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NCJ Number: NCJ 241927     Find in a Library
Title: Beyond the Sentence - Understanding Collateral Consequences
  Document URL: HTML PDF 
Author(s): Sarah B. Berson
  Journal: National Institute of Justice Journal  Issue:272  Dated:September 2013  Pages:25 to 28
Date Published: 09/2013
Page Count: 4
  Series: NIJ Journal
  Annotation: This article defines and identifies some examples of “collateral consequences” of a criminal justice conviction and formal sanctions, and it describes a database that contains comprehensive information on the range and nature of these collateral consequences.
Abstract: “Collateral consequences” are a “host of sanctions and disqualifications that can place an unanticipated burden on individuals trying to reenter society and lead lives as productive citizens.” Many collateral consequences of a conviction of any type can affect a person’s employment and business opportunities; others deny access to government benefits and program participation; the latter include student loans, housing, contracting, and other forms of participation in civic life. The Court Security Improvement Act of 2007 directed NIJ to conduct a national survey of collateral consequences. Through a competitive process, NIJ awarded a grant to the American Bar Association (ABA) to undertake a comprehensive, systematic collection of the collateral consequences of conviction for both State and Federal offenses in each of the 50 States, the U.S. Territories, and the District of Columbia. In 2012, the ABA launched the National Inventory of the Collateral Consequences of Conviction. This is an interactive database of sanctions and restrictions across the Nation. Users can search by keyword, triggering offenses, or type of consequence at http://www.abacollateralconsequences.org. Among the more common collateral consequences in the National Inventory of the Collateral Consequences of Conviction are those that involve denial of employment or occupational licensing and those that affect tangible benefits, such as education, housing, public benefits, and property rights. This database will facilitate an awareness of and instruction in the consequences of laws and the practices of private institutions that unfairly discriminate against and disadvantage persons who have completed their sentences and are attempting to make a positive contribution as responsible citizens. 4 notes and a listing of 4 resources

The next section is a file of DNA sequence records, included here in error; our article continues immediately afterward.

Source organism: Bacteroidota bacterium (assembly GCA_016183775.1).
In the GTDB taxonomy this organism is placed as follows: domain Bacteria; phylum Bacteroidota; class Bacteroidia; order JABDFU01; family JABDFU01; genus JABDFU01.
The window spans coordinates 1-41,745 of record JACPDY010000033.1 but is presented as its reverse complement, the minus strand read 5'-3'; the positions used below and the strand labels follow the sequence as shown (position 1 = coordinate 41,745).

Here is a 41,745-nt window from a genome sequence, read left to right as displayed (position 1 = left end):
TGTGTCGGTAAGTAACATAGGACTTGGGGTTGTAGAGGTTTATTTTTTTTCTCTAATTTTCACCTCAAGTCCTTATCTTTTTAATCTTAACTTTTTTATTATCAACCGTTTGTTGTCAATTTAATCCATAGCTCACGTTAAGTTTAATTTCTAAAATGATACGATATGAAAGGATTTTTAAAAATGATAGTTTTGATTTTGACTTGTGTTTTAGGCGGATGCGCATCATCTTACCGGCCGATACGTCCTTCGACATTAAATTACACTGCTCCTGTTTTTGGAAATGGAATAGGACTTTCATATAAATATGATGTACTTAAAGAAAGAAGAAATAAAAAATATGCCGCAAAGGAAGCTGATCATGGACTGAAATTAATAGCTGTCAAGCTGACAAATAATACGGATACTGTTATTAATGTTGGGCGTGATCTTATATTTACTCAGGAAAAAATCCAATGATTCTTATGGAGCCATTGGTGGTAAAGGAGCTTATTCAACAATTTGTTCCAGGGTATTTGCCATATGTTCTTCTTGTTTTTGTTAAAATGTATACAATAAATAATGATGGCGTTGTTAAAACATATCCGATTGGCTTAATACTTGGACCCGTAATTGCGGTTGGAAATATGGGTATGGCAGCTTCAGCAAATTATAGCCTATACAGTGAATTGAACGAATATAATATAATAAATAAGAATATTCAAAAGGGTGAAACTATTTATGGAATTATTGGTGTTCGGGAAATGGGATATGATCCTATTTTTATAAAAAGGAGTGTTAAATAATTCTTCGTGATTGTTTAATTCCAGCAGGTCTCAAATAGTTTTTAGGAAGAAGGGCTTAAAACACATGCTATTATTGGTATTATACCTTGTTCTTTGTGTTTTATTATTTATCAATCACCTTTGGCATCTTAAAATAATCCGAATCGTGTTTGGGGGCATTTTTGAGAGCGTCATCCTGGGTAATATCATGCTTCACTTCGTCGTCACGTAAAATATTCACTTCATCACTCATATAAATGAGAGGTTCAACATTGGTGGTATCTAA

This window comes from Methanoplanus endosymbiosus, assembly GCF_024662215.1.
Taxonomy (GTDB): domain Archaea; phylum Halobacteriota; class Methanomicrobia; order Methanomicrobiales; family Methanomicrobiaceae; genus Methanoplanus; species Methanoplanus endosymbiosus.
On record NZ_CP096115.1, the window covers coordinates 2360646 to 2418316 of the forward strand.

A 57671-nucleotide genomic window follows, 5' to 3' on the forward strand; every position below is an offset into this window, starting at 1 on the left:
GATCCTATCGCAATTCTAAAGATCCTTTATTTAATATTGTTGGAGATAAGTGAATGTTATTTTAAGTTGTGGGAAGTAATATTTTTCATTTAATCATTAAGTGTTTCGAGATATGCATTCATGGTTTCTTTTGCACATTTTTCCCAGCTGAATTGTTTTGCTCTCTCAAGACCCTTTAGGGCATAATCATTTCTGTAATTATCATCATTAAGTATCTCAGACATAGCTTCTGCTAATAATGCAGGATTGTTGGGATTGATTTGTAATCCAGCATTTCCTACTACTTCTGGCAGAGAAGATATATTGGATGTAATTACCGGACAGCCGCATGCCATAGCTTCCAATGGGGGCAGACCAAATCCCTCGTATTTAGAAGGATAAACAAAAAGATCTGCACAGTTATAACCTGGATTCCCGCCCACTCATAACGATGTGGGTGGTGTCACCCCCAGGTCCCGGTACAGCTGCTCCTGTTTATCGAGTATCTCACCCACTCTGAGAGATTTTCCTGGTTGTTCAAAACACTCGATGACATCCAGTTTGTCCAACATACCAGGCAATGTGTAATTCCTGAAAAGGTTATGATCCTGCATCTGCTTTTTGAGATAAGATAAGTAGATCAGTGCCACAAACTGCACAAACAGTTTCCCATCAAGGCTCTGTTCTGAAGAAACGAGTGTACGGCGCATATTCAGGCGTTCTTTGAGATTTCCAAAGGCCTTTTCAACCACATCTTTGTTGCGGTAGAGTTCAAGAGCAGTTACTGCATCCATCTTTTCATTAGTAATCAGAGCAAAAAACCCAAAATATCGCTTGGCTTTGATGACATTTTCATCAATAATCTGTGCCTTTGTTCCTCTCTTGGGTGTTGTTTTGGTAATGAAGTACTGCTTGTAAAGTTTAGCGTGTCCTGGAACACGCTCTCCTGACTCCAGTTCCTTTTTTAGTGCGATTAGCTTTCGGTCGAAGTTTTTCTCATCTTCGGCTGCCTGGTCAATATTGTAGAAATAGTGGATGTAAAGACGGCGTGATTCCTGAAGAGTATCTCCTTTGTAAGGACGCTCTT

Main Term(s): Criminology
Index Term(s): Ex-offender employment ; Ex-offenders rights ; Information Systems and Technology ; Barriers to ex-offender employment ; Databases ; NIJ grant-related documents
Sponsoring Agency: National Institute of Justice (NIJ)
US Department of Justice
Office of Justice Programs
United States of America
Sale Source: NCJRS Photocopy Services
Box 6000
Rockville, MD 20849-6000
United States of America
Type: Program/Project Description ; Report (Study/Research)
Country: United States of America
Language: English
   
  To cite this abstract, use the following link:
https://www.ncjrs.gov/App/Publications/abstract.aspx?ID=264089

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